June Woods (Germantown)
Oil on linen
framed: 47 x 40 1/2 x 4 in. ( 119.4 x 102.9 x 10.2 cm ) Overall: 36 x 29 x 1 in. ( 91.4 x 73.7 x 2.5 cm )
signature and date: lower right: "Wm. T. Richards, Phila 1864"
Richards's painting is listed with the title Germantown Woods in the catalog published by the New York Public Library, but research by Linda S. Ferber for her study on the artist in 1973 has revealed its earlier title of June Woods and earlier exhibition under that name. Richards always considered this one of his "most notable" paintings. Richards embraced the Hudson River School as a model early in his career. For a brief time in the early 1860s, however, he altered his technique and compositional approach in response tot the Pre-Raphaelite aesthetics of the English critic John Ruskin. Ruskin's call for absolute fidelity to nature manifested itself in the United States in a radical group of artists who formed the Association for the Advancement of Truth in Art to which Richards was elected in 1863. The minutely detailed foliage ofthis scene near Richards's Germantwon, Pennsylvania home aligns this painting with the American Pre-Raphaelite movement, while the vertical format demonstrates his continuing allegiance to Durand's model for portraying the forest interior.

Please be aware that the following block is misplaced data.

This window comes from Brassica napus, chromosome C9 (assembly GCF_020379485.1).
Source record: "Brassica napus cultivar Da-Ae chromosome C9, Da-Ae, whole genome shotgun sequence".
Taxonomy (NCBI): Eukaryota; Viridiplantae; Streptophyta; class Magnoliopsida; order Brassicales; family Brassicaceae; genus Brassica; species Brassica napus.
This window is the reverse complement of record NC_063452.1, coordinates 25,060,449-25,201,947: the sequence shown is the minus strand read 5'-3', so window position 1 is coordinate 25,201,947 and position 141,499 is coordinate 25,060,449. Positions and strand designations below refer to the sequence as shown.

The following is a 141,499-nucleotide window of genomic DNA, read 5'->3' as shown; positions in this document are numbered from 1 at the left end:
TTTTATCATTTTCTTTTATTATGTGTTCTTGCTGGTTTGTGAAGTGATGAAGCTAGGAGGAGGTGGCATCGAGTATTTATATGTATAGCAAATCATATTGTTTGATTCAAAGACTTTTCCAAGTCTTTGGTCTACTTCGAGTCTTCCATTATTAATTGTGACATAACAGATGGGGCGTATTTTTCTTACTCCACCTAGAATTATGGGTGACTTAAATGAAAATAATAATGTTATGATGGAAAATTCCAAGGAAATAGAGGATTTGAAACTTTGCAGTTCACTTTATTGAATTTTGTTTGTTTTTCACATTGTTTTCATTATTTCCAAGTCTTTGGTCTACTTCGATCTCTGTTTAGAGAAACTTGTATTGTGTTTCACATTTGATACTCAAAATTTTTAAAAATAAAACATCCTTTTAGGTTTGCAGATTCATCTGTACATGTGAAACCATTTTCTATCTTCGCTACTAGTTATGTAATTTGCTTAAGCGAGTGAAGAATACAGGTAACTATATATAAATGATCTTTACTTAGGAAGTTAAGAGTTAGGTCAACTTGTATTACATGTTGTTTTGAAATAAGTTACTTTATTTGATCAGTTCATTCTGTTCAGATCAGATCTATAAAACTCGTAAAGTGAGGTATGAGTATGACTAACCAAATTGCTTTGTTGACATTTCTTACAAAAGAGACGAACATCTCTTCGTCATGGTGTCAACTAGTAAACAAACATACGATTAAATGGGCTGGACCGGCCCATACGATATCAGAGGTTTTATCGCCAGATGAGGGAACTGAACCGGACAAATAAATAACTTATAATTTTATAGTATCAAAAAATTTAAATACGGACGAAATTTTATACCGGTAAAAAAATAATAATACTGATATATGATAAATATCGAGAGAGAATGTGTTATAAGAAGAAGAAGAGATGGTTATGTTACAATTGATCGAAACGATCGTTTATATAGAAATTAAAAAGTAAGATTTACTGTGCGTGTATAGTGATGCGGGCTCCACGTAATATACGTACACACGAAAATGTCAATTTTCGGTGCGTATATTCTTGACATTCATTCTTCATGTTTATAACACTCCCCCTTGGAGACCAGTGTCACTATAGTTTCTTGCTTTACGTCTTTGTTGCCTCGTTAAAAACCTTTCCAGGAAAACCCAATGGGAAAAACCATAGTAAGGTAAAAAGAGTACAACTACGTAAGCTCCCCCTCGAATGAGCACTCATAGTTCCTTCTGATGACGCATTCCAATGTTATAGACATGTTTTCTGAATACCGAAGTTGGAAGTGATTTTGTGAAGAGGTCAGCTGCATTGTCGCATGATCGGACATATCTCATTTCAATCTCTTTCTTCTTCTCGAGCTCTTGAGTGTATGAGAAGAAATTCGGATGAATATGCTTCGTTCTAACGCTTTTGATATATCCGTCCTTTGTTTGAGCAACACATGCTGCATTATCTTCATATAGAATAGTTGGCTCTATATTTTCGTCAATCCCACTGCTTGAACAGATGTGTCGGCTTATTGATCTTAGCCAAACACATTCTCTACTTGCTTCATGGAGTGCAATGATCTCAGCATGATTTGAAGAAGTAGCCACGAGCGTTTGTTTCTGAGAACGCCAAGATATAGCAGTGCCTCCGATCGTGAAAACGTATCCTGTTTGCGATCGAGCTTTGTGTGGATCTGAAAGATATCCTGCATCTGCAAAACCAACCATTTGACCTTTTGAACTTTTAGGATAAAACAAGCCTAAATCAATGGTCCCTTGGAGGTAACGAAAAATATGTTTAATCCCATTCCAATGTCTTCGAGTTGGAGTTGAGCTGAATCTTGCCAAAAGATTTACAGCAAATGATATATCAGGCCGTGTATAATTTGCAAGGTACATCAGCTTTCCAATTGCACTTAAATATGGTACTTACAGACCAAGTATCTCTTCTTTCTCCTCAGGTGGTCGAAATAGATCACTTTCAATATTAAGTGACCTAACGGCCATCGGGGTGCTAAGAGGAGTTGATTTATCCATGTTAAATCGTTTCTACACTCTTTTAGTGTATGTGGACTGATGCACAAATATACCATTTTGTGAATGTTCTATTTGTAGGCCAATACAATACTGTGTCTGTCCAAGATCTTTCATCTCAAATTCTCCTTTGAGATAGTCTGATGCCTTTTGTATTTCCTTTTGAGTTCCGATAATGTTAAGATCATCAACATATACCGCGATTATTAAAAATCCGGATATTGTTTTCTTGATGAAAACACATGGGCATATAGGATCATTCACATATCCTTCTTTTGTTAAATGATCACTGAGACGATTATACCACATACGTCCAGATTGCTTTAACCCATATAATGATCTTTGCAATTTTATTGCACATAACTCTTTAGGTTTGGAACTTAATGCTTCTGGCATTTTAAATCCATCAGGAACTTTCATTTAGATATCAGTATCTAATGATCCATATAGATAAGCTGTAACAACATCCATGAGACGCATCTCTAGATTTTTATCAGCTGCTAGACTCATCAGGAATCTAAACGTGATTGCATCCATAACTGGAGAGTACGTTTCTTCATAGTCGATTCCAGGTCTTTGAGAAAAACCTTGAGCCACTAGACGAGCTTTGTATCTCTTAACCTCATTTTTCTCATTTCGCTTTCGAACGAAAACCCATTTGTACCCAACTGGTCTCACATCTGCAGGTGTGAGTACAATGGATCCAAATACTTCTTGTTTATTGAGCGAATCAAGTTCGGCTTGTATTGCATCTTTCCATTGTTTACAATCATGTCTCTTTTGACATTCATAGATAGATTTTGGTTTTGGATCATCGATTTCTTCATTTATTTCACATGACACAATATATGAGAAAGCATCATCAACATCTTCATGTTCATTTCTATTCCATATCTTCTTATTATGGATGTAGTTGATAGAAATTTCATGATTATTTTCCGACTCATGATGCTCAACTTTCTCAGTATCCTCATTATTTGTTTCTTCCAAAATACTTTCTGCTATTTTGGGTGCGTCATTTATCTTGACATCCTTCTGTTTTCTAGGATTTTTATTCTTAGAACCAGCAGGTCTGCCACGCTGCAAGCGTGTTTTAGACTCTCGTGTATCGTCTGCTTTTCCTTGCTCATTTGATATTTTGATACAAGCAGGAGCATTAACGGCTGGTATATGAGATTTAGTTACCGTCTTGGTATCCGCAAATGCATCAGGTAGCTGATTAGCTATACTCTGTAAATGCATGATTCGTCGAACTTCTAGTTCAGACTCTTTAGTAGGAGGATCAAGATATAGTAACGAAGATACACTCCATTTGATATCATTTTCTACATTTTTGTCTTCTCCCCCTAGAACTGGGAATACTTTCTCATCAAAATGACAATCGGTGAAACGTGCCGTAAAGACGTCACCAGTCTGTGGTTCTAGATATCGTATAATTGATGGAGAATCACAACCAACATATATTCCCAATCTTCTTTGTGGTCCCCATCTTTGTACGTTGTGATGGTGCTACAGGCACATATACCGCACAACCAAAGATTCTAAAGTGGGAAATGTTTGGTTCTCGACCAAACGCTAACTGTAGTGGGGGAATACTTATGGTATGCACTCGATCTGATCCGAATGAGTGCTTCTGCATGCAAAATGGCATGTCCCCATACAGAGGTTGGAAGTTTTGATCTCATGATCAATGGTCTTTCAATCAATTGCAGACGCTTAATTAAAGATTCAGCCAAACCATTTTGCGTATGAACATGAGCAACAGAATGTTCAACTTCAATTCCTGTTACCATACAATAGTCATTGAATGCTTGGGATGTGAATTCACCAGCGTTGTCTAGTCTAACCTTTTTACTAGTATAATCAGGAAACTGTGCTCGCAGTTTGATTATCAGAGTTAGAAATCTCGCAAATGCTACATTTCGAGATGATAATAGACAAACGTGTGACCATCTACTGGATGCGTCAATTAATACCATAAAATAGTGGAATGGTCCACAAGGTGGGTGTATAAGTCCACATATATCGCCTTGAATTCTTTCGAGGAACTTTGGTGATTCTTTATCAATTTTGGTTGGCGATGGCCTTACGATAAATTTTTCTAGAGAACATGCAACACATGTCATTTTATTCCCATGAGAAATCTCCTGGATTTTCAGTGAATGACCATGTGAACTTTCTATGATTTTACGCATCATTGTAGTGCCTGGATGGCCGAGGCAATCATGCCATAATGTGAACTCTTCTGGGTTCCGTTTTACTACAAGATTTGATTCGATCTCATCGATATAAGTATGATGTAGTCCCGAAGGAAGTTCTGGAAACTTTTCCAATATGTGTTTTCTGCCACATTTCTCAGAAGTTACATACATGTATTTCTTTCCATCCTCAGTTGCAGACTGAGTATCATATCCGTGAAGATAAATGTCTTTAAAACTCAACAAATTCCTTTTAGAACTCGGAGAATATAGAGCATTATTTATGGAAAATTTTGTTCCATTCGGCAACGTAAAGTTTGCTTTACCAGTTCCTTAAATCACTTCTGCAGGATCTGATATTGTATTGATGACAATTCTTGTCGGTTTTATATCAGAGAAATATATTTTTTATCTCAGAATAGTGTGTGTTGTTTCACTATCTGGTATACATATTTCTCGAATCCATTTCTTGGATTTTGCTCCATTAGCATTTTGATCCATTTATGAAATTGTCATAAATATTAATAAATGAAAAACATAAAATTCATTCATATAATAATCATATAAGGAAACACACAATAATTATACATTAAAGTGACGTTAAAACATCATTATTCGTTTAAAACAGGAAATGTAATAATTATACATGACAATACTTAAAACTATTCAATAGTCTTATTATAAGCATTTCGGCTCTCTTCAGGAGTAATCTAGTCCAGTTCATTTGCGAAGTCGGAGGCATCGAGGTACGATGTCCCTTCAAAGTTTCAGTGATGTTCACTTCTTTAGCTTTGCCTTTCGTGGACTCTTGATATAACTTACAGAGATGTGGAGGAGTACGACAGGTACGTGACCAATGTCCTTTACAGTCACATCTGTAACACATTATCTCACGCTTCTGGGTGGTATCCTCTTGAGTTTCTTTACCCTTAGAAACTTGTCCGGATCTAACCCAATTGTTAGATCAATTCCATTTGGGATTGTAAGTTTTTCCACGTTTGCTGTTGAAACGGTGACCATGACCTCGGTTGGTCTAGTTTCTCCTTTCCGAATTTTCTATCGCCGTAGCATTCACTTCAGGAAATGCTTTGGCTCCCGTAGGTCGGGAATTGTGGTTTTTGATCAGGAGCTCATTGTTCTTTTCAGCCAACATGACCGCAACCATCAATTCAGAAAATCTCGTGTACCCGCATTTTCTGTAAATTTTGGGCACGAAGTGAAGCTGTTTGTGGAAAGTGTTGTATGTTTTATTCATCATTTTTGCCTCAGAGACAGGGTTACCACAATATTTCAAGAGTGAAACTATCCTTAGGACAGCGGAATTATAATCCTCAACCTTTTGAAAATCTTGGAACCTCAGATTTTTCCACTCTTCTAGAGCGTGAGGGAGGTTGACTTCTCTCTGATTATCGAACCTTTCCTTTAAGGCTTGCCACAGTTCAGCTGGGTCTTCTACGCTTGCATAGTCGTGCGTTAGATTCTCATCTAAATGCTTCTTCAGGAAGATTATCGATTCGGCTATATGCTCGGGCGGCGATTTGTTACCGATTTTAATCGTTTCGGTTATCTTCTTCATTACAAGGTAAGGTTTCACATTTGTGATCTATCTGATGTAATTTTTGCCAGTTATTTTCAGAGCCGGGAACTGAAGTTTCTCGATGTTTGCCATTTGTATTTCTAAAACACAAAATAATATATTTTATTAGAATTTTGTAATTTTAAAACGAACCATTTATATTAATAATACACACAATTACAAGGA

The Robert L. Stuart Collection, the gift of his widow Mrs. Mary Stuart
Due to ongoing research, information about this object is subject to change.